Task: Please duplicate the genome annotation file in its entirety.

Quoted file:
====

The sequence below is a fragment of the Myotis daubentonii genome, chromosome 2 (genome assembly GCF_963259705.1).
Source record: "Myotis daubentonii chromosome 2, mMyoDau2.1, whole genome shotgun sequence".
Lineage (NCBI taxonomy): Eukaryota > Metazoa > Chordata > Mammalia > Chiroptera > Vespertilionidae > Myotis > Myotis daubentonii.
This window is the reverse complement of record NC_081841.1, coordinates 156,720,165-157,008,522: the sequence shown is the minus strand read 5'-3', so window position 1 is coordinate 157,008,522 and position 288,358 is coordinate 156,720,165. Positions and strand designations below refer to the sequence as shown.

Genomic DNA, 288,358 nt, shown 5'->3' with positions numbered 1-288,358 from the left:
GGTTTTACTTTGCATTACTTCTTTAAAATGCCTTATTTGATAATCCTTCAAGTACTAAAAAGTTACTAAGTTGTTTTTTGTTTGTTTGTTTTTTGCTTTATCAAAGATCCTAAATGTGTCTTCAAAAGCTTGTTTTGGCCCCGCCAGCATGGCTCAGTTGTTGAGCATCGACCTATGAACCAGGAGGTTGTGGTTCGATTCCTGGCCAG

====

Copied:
The sequence below is a fragment of the Myotis daubentonii genome, chromosome 2 (genome assembly GCF_963259705.1).
Source record: "Myotis daubentonii chromosome 2, mMyoDau2.1, whole genome shotgun sequence".
Lineage (NCBI taxonomy): Eukaryota > Metazoa > Chordata > Mammalia > Chiroptera > Vespertilionidae > Myotis > Myotis daubentonii.
This window is the reverse complement of record NC_081841.1, coordinates 156,720,165-157,008,522: the sequence shown is the minus strand read 5'-3', so window position 1 is coordinate 157,008,522 and position 288,358 is coordinate 156,720,165. Positions and strand designations below refer to the sequence as shown.

Genomic DNA, 288,358 nt, shown 5'->3' with positions numbered 1-288,358 from the left:
GGTTTTACTTTGCATTACTTCTTTAAAATGCCTTATTTGATAATCCTTCAAGTACTAAAAAGTTACTAAGTTGTTTTTTGTTTGTTTGTTTTTTGCTTTATCAAAGATCCTAAATGTGTCTTCAAAAGCTTGTTTTGGCCCCGCCAGCATGGCTCAGTTGTTGAGCATCGACCTATGAACCAGGAGGTTGTGGTTCGATTCCTGGCCAG